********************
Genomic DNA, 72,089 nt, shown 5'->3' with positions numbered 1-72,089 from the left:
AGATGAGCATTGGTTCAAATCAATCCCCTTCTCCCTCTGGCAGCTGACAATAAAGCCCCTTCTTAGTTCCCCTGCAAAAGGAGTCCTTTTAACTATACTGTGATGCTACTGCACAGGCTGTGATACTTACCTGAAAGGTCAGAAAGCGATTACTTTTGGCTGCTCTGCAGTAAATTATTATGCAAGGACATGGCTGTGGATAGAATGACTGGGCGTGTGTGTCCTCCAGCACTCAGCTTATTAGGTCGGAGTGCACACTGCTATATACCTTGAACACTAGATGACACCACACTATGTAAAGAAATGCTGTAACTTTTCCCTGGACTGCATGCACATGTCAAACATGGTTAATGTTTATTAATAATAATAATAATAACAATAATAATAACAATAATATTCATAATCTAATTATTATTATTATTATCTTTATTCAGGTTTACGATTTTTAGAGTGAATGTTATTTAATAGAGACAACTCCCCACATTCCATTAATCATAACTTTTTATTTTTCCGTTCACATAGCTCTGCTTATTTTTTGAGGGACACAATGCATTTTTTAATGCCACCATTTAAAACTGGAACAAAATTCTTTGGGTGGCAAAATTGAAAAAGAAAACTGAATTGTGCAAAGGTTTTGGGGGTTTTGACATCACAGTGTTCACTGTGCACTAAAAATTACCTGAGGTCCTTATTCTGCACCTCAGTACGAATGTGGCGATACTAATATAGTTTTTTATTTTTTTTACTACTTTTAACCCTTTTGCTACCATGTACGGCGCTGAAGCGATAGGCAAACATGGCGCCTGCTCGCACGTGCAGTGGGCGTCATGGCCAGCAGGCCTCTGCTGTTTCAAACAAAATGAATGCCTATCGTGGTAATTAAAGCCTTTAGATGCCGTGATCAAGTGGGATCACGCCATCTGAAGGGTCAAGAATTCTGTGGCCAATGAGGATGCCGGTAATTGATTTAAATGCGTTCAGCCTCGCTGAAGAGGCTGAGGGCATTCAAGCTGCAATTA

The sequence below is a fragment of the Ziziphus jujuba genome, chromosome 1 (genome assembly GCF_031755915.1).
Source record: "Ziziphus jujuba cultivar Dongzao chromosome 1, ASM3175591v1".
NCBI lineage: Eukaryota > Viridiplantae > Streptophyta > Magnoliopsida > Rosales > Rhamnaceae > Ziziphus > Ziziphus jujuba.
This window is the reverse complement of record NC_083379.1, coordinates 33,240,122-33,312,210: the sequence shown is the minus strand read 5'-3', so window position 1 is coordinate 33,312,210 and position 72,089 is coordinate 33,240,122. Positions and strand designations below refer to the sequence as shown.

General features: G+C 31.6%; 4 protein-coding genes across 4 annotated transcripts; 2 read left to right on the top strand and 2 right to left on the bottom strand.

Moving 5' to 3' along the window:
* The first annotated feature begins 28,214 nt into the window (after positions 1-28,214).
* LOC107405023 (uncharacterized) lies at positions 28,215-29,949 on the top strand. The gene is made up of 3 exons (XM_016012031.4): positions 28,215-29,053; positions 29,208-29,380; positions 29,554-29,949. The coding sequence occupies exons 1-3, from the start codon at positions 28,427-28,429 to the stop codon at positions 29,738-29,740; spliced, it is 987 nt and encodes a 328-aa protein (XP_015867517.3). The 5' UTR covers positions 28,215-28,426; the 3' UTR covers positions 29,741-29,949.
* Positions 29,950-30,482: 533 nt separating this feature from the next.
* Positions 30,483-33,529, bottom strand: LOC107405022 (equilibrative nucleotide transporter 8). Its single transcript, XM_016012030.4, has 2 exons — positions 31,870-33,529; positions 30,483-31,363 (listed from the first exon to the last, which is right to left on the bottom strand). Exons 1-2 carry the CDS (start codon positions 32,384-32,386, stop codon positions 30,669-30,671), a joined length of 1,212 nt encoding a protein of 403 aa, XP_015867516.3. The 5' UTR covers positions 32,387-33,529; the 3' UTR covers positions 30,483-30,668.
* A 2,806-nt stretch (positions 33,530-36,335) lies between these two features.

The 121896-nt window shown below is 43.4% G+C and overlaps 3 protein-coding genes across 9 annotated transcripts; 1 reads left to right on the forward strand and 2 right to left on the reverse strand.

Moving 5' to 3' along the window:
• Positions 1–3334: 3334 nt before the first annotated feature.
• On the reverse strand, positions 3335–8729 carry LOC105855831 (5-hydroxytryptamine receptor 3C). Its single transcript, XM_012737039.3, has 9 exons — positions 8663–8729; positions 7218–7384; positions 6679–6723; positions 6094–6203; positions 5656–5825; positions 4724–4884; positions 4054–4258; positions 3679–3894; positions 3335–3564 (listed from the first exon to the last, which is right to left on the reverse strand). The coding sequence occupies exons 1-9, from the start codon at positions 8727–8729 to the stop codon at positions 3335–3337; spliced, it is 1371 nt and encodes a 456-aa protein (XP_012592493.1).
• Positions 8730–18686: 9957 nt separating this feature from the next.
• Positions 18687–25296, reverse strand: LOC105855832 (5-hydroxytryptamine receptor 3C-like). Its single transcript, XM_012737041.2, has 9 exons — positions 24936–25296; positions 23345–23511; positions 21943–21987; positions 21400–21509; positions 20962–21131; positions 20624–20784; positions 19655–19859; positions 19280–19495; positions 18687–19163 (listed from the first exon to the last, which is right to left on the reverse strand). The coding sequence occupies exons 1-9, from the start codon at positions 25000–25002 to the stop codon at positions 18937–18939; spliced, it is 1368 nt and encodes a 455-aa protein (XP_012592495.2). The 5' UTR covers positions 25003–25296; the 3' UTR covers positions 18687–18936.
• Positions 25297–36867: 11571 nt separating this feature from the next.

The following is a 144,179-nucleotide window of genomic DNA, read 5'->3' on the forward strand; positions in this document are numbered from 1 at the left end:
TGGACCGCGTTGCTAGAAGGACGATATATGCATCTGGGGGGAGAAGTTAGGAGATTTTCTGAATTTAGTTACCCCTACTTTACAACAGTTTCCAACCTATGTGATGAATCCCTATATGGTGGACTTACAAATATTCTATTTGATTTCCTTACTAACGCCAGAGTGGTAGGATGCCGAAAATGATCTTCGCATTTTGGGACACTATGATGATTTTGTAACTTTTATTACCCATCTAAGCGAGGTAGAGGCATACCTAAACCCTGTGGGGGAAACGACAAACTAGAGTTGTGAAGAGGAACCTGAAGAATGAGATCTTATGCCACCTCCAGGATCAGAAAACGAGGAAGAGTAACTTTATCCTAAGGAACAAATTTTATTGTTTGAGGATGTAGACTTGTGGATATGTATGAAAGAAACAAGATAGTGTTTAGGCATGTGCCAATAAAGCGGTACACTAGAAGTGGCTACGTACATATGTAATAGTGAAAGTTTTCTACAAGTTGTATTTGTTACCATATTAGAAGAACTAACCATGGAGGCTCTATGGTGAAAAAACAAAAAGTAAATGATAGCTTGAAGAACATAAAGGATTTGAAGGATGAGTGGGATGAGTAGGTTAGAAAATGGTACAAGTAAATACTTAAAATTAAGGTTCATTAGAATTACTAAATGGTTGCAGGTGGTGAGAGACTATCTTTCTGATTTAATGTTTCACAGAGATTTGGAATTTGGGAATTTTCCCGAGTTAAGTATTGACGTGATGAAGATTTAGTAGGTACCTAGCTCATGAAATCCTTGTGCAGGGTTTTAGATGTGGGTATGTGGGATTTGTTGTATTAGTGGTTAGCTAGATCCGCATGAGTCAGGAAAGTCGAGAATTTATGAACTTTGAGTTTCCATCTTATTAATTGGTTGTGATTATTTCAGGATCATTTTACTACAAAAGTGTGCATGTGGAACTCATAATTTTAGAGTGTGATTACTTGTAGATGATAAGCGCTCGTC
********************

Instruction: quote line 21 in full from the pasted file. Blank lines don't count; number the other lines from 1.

The following is a 144,179-nucleotide window of genomic DNA, read 5'->3' on the forward strand; positions in this document are numbered from 1 at the left end: